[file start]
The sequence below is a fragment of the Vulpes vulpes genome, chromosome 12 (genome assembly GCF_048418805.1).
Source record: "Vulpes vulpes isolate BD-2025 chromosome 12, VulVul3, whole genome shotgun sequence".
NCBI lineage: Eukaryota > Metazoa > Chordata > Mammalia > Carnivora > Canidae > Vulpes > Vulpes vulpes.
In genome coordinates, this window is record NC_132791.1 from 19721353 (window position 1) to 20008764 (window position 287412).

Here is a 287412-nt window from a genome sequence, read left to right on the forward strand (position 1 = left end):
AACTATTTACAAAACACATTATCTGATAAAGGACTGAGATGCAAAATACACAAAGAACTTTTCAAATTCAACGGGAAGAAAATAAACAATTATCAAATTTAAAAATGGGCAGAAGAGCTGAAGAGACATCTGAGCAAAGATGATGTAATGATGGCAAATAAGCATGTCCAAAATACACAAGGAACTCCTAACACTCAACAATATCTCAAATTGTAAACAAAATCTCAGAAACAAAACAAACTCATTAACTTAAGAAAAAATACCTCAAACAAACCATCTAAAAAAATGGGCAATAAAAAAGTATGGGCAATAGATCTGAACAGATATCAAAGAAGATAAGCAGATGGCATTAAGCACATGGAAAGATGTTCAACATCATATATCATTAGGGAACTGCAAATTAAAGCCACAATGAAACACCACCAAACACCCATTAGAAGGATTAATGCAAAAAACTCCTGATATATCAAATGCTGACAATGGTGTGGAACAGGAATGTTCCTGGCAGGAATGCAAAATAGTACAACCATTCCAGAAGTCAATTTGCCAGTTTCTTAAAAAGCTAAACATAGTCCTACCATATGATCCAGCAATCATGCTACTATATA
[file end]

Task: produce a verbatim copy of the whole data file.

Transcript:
The sequence below is a fragment of the Vulpes vulpes genome, chromosome 12 (genome assembly GCF_048418805.1).
Source record: "Vulpes vulpes isolate BD-2025 chromosome 12, VulVul3, whole genome shotgun sequence".
NCBI lineage: Eukaryota > Metazoa > Chordata > Mammalia > Carnivora > Canidae > Vulpes > Vulpes vulpes.
In genome coordinates, this window is record NC_132791.1 from 19721353 (window position 1) to 20008764 (window position 287412).

Here is a 287412-nt window from a genome sequence, read left to right on the forward strand (position 1 = left end):
AACTATTTACAAAACACATTATCTGATAAAGGACTGAGATGCAAAATACACAAAGAACTTTTCAAATTCAACGGGAAGAAAATAAACAATTATCAAATTTAAAAATGGGCAGAAGAGCTGAAGAGACATCTGAGCAAAGATGATGTAATGATGGCAAATAAGCATGTCCAAAATACACAAGGAACTCCTAACACTCAACAATATCTCAAATTGTAAACAAAATCTCAGAAACAAAACAAACTCATTAACTTAAGAAAAAATACCTCAAACAAACCATCTAAAAAAATGGGCAATAAAAAAGTATGGGCAATAGATCTGAACAGATATCAAAGAAGATAAGCAGATGGCATTAAGCACATGGAAAGATGTTCAACATCATATATCATTAGGGAACTGCAAATTAAAGCCACAATGAAACACCACCAAACACCCATTAGAAGGATTAATGCAAAAAACTCCTGATATATCAAATGCTGACAATGGTGTGGAACAGGAATGTTCCTGGCAGGAATGCAAAATAGTACAACCATTCCAGAAGTCAATTTGCCAGTTTCTTAAAAAGCTAAACATAGTCCTACCATATGATCCAGCAATCATGCTACTATATA